Dozens killed on Afghan holy day in worst sectarian violence since fall of Taliban
By Mirwais Harooni
KABUL — Dozens of Shi’ite Muslims have been killed at a crowded Kabul shrine in the worst sectarian violence Afghanistan has seen since the fall of the Taliban.
The suicide attack sowed carnage in the capital, killing 55 people and wounding 134, and there was a second near simultaneous strike in the northern city of Mazar-i-Sharif that killed four others.
The Kabul attack was the deadliest strike on the capital in three years and President Hamid Karzai said it was the first time insurgents had struck on such an important religious day.
The Taliban denied responsibility for the “inhumane” attacks, blaming “the invading enemy” — an apparent reference to the 140,000-strong foreign force in Afghanistan.
Bodies and blood were scattered down a street in the heart of old Kabul where a crowd of hundreds had gathered to mark the festival of Ashura, with chanting, and self-flagellation.
The blasts punctured any lingering sense of optimism from a conference on Monday where Western allies made firm but not specific promises to support Afghanistan after troops leave in 2014.
MASSOUD HOSSAINI/AFP/Getty Images
Afghans who had gathered to mark Ashura run from the site of the explosion Thursday
Afghans, who have previously been spared the large-scale sectarian attacks that regularly trouble Iraq and neighboring Pakistan, now face the grim prospect of a new type of bloodshed being added to the dangers of daily life.
“This is the first time on such an important religious day in Afghanistan that terrorism of that horrible nature is taking place,” President Karzai told journalists in Germany, where the conference on Afghanistan’s future was held.
Outside a Kabul hospital, mourners cried near a pile of bloody clothes and shoes. A woman in a dark headscarf clutching a bloodstained sports shoe said her son, in his early 20s, had died. “They killed my son … this is his shoe,” she wailed.
No one immediately claimed responsibility for the attacks in Kabul and northern Mazar-i-Sharif. The Taliban strongly condemned the bombings and blamed “invader enemies.”
Afghanistan has a history of tension and violence between Sunnis and the Shi’ite minority. But since the fall of the Taliban the country had avoided the large scale sectarian attacks that have troubled neighboring Pakistan.
“Afghanistan has been at war for 30 years and terrible things have happened, but one of the things that Afghans have been spared generally has been what appears to be this kind of very targeted sectarian attack,” said Kate Clark, from the Afghanistan Analysts Network.
“We don’t know who planted the bomb yet and it is dangerous to jump to conclusions but if it was Taliban, it marks something really serious, and dangerous, and very troubling.”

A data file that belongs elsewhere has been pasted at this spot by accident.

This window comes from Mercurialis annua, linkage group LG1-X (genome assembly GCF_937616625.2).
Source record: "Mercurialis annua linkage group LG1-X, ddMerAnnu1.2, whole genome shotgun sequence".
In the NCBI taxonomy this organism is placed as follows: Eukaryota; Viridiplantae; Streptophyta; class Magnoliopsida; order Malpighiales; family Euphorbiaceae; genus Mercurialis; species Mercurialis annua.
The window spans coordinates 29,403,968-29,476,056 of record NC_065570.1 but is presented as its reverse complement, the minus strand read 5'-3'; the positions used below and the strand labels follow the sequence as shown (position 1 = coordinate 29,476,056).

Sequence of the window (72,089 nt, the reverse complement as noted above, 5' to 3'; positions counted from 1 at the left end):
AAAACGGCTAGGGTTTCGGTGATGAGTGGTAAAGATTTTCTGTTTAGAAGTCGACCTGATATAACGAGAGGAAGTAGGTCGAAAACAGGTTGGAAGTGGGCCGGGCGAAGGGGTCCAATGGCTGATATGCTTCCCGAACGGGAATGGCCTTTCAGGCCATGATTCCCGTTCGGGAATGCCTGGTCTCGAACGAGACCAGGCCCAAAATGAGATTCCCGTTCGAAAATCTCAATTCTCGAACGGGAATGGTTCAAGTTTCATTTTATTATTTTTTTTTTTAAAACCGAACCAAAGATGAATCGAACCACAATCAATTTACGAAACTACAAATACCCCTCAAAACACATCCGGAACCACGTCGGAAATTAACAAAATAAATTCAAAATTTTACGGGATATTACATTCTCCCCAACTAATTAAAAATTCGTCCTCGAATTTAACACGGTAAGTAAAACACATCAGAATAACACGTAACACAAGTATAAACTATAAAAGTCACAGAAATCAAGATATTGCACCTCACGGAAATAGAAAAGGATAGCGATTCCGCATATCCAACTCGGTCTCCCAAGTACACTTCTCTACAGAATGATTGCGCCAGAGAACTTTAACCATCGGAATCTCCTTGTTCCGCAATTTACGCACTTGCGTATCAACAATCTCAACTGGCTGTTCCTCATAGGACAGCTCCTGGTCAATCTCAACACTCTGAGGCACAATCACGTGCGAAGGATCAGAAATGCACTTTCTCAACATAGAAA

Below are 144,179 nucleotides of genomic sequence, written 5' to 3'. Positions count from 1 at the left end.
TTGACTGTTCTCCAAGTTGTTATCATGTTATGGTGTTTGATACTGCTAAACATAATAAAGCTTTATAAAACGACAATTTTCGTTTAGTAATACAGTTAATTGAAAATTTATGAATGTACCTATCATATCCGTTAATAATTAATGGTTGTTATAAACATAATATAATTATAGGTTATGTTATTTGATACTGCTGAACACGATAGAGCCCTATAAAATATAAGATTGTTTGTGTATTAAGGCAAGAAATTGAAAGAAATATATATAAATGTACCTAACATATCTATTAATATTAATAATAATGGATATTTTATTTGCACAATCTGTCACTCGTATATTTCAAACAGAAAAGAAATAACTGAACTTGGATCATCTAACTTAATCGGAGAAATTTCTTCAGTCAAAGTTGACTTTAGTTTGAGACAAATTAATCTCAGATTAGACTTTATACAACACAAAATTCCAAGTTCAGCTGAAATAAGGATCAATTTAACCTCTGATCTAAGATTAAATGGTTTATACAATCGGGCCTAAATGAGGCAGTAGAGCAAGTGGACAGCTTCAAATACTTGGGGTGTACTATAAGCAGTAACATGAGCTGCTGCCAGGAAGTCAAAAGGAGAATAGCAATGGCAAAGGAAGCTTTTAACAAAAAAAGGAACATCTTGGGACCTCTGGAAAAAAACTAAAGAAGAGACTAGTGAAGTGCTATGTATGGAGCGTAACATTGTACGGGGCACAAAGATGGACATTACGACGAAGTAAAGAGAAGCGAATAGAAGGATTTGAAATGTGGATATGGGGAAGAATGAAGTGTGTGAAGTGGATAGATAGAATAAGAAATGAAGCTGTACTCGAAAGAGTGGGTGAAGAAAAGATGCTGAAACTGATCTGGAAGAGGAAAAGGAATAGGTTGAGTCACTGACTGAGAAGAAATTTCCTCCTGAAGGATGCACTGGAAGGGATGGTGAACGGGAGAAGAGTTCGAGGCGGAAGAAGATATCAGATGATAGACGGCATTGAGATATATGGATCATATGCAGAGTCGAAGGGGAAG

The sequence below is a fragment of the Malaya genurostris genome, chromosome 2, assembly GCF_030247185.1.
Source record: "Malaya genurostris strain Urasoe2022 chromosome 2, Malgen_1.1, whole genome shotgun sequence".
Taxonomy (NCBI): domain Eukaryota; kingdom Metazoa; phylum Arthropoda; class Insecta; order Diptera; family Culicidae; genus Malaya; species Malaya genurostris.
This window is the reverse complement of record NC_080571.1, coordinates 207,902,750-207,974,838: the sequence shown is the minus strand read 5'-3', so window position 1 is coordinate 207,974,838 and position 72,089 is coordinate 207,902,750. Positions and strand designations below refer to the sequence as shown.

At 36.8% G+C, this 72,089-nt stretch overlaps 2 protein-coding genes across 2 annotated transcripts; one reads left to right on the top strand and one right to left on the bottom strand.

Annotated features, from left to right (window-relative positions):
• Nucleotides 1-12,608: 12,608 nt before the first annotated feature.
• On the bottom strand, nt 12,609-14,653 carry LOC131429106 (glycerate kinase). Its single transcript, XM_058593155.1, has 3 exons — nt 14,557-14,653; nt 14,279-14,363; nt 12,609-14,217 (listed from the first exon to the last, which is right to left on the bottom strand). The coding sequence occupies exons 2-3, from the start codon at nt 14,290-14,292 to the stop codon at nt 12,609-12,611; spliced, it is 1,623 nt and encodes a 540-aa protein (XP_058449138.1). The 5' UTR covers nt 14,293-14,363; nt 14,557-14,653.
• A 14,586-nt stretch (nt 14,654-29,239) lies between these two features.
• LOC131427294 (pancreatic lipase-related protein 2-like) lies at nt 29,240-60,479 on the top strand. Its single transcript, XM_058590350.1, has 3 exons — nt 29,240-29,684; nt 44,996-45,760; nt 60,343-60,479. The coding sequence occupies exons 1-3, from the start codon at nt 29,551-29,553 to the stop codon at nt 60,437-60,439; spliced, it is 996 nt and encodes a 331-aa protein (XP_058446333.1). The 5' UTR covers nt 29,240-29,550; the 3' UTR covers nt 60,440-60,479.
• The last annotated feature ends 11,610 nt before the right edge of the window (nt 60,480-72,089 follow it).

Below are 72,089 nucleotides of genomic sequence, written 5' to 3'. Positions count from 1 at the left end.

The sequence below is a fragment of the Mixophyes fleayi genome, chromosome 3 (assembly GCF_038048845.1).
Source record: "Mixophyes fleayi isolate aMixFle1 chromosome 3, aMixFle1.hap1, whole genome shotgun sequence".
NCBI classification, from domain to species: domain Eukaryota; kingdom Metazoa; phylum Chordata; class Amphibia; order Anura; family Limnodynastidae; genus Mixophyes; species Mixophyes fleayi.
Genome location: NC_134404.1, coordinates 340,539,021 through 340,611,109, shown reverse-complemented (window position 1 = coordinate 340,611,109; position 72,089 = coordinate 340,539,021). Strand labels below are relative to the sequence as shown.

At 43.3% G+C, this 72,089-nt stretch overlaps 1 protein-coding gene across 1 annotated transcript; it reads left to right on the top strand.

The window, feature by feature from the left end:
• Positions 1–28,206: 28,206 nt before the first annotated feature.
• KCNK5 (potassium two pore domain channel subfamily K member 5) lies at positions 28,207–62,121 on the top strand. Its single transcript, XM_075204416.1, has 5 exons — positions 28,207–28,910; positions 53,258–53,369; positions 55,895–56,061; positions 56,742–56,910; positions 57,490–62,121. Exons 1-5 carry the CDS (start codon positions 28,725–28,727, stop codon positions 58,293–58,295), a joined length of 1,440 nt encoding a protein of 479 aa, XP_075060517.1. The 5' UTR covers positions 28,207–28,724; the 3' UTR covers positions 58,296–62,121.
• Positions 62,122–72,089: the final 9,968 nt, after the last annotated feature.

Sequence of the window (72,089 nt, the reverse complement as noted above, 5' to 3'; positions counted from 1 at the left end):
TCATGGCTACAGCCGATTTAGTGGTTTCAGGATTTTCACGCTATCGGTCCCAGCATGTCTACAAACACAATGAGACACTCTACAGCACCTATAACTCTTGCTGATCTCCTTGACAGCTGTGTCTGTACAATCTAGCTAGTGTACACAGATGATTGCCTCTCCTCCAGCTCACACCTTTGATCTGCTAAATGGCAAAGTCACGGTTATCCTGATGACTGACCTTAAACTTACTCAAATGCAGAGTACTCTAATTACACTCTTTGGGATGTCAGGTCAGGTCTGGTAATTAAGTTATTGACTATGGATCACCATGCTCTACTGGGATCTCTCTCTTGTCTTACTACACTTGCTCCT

ACROSS THE COUNTRY
People react seconds after a suicide blast targeting a Shi’ite Muslim gathering in Kabul Tuesday
Shortly after the Kabul blast, a bicycle bomb exploded near the main mosque in northern Mazar-i-Sharif city, killing four, injuring 17 others, and sparking a fight at a university mosque where Shi’ites and Sunnis were both praying.
“Enemies wanted to target the Muslim precession attending prayer, but because of tight security they failed,” the city’s senior police detective Abdul Raoof Taj, told Reuters.
Four people were injured in the mosque scuffle, which broke out when worshippers began arguing about the blast.
Police later defused a mine, found near the site of the explosion and likely intended to target rescuers and security forces attending to victims of the bomb.
A motorbike bomb also appeared to be aimed at Shi’ite worshippers in southern Kandahar city, the Taliban’s spiritual home and centre of a strong push by NATO-led troops to push the insurgents out of their stronghold.
German President Christian Wulff (R) welcomes his Afghan counterpart Hamid Karzai at the presidential Bellevue palace in Berlin on Tuesday
It exploded prematurely, injuring two policemen and three civilians, but causing no deaths.
“We cannot say for certain who the bomber’s target was, but it was probably the Ashura [ceremonies],” said Kandahar police chief Abdul Raziq.
“We have 100% security. The enemies cannot enter the prayer sites. With such actions they want to show they exist.”
The Shi’ite Muslim festival of Ashura marks the martyrdom of the Prophet Mohammad’s grandson Hussein in the battle of Karbala in Iraq in the year 680.
Ashura is the biggest event in the Shi’ite Muslim calendar, when large processions are vulnerable to militant attacks, including suicide bombings. Pakistan has deployed tens of thousands of paramilitary soldiers and police during Ashura.
Blood has spilled between Pakistan’s majority Sunni and minority Shi’ite militants for decades.
Sectarian strife has intensified since Sunni militants deepened ties with al-Qaeda and Pakistani Taliban insurgents after Pakistan joined the U.S.-led campaign against militancy after the September 11 attacks.
The United States condemned the attacks, saying it stood with the people of Afghanistan against terrorism.
“The United States strongly condemns the two suicide bombings that killed dozens of worshippers today, many of them women and children,” White House spokesman Jay Carney told reporters aboard Air Force One.
“The United States continues to stand with the Afghan people against terrorism. Our thoughts and condolences are with those affected by these heinous acts.”
© Thomson Reuters 2011